Nick Gibb: You are right; they do have high rates of persistent absence. In 2021-22 Gypsy/Roma pupils had a persistent absence rate of 58.7% and Traveller pupils 66.5%. We are working with DLUHC. It has delivered a £1 million Gypsy, Roma and Traveller pilot education areas programme to test initiatives to improve educational attainment of GRT children. That is on top of the £400,000 funding provided in 2021 for catch-up tutoring for GRT children. We also have a GRT stakeholder group, which is a forum for policy teams to consult directly with the community so that they can express their views to the DfE on how we can tackle the challenges faced by GRT children.

Q255       Mrs Drummond: I think one of the biggest issues is bullying as well as racism. What guidance do you give to schools to help with that?

Nick Gibb: The guidance we have on behaviour is very clear about bullying. Any form of bullying—homophobic bullying, racist bullying—is unacceptable in schools. The guidance is very clear. I think that most schools work very hard to eliminate that kind of bullying.

Q256       Mrs Drummond: Some ethnic groups, such as Chinese and black African, I think, have very high attendance rates, but groups such as Pakistani pupils and black Caribbean pupils have quite high absence. What are their specific barriers to attendance?

Nick Gibb: You are right; the figures show varying absence rates among different groups. Do you want to add anything, Graham?

Graham Archer: As always in things of this kind, there is a combination of things. Some of that is about the circumstances in which you live. Where poverty is relatively impactive, some of this will be about the effectiveness of the inclusion policies in the schools and the way they make children more or less welcome. I would guess there will also be some cultural impact about the point at which you require your child to go into school and the point at which you don’t. We have talked a bit about some of that too. My guess is that will be a broad combination of issues. Schools will need to understand those in relation to each individual pupil and work through those with the children and the families involves.

Nick Gibb: The issues are complex and generalisations can be unhelpful, but the great advantage of all the data that we have and the analysis that we can provide back to schools is that schools can see which particular groups in their own school, rather than national generalisations of the data, are particularly prone to absence. They can then focus on those six children or those 23 children to make sure that they are talking to the parents and finding out why they are not coming into school sufficiently.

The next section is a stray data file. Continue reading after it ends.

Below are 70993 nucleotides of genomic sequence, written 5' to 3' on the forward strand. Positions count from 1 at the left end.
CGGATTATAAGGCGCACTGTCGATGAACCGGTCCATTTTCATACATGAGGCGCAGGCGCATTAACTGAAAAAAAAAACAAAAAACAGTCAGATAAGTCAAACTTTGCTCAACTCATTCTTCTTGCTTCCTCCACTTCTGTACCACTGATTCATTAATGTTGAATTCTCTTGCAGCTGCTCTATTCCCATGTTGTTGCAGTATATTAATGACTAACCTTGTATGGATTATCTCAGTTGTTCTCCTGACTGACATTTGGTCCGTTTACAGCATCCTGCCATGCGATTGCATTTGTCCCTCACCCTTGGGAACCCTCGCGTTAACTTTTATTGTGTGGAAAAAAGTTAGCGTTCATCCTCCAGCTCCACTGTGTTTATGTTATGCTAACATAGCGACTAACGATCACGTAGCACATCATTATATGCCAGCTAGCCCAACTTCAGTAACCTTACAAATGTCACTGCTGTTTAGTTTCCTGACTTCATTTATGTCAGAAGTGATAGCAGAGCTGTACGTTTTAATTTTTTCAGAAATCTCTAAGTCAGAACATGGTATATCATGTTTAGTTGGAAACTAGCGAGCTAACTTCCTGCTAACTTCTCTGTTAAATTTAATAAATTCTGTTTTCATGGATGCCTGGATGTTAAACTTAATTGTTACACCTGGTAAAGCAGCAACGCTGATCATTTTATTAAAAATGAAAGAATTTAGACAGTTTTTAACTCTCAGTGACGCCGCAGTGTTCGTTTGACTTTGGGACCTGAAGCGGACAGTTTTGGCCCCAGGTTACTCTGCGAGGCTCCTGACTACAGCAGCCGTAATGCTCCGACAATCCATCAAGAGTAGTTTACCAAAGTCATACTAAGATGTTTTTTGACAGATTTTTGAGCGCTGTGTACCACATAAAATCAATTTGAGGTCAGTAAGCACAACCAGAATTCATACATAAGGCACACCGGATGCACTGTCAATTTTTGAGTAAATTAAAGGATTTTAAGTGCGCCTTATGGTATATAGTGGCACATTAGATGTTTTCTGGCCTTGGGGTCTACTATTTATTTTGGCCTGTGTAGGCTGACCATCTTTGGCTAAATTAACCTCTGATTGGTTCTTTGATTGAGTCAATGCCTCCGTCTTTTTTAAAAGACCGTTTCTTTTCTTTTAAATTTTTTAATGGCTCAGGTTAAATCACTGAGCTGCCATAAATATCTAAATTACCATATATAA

Q257       Mrs Drummond: So the Department would give extra support to those schools with an issue if they wanted it.

Nick Gibb: We give them support in terms of the data. We also fund schools to help them tackle—for example, the national funding formula gives extra funding to a school for a child that has English as an additional language or low prior attainment, or comes from a disadvantaged background. There is a whole raft of issues where we give extra, and they are not small sums; they are in the thousands of pounds. Schools get £500 or £1,000, depending on the particular characteristic, for each pupil that has that characteristic. If they have multiple characteristics—they live in a disadvantaged area, they are on free school meals and they speak English as a second language—the school will get all that funding, in combination, to enable them to fund those initiatives.

Q258       Kim Johnson: Minister, you mentioned the collection of data. Do schools have to report on racist incidents in school? If they do, how is that data collected and how is it dealt with?

Nick Gibb: My understanding is they don’t. It is physical—do you—

Graham Archer: I don’t know, but I can find out and write to you.

Nick Gibb: We can write to the Committee about that.

Chair: It is something that came up in conversations we had with Ofstedthat there isn’t a requirement to keep a record of every incident.

Q259       Kim Johnson: If you are not collecting data on racism, how do you have an evidence base on the high levels that are apparent in some schools?